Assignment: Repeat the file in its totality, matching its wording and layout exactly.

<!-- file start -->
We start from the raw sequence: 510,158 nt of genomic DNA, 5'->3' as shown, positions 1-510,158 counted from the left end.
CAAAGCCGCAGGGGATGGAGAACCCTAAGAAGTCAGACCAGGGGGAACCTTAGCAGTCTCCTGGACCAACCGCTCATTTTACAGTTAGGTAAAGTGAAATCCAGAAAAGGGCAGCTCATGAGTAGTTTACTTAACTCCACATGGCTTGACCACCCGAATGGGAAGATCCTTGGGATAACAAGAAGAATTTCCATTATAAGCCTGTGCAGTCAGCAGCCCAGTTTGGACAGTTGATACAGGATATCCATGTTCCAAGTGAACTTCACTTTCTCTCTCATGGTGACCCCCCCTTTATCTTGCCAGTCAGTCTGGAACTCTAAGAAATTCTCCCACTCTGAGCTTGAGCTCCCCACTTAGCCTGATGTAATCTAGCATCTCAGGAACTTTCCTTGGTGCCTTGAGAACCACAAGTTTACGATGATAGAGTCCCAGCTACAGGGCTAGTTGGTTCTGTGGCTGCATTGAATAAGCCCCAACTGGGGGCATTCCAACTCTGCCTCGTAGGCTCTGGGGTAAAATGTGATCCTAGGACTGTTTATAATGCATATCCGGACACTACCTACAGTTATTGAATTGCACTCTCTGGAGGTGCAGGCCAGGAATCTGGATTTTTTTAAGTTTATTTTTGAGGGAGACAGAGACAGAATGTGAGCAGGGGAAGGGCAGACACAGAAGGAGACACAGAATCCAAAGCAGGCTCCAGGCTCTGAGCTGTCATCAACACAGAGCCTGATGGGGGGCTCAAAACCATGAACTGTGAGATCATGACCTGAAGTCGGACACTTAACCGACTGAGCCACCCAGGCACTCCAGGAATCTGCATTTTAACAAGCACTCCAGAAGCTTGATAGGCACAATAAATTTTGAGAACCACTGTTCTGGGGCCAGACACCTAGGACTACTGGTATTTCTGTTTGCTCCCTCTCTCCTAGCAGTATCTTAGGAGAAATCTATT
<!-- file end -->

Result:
We start from the raw sequence: 510,158 nt of genomic DNA, 5'->3' as shown, positions 1-510,158 counted from the left end.
CAAAGCCGCAGGGGATGGAGAACCCTAAGAAGTCAGACCAGGGGGAACCTTAGCAGTCTCCTGGACCAACCGCTCATTTTACAGTTAGGTAAAGTGAAATCCAGAAAAGGGCAGCTCATGAGTAGTTTACTTAACTCCACATGGCTTGACCACCCGAATGGGAAGATCCTTGGGATAACAAGAAGAATTTCCATTATAAGCCTGTGCAGTCAGCAGCCCAGTTTGGACAGTTGATACAGGATATCCATGTTCCAAGTGAACTTCACTTTCTCTCTCATGGTGACCCCCCCTTTATCTTGCCAGTCAGTCTGGAACTCTAAGAAATTCTCCCACTCTGAGCTTGAGCTCCCCACTTAGCCTGATGTAATCTAGCATCTCAGGAACTTTCCTTGGTGCCTTGAGAACCACAAGTTTACGATGATAGAGTCCCAGCTACAGGGCTAGTTGGTTCTGTGGCTGCATTGAATAAGCCCCAACTGGGGGCATTCCAACTCTGCCTCGTAGGCTCTGGGGTAAAATGTGATCCTAGGACTGTTTATAATGCATATCCGGACACTACCTACAGTTATTGAATTGCACTCTCTGGAGGTGCAGGCCAGGAATCTGGATTTTTTTAAGTTTATTTTTGAGGGAGACAGAGACAGAATGTGAGCAGGGGAAGGGCAGACACAGAAGGAGACACAGAATCCAAAGCAGGCTCCAGGCTCTGAGCTGTCATCAACACAGAGCCTGATGGGGGGCTCAAAACCATGAACTGTGAGATCATGACCTGAAGTCGGACACTTAACCGACTGAGCCACCCAGGCACTCCAGGAATCTGCATTTTAACAAGCACTCCAGAAGCTTGATAGGCACAATAAATTTTGAGAACCACTGTTCTGGGGCCAGACACCTAGGACTACTGGTATTTCTGTTTGCTCCCTCTCTCCTAGCAGTATCTTAGGAGAAATCTATT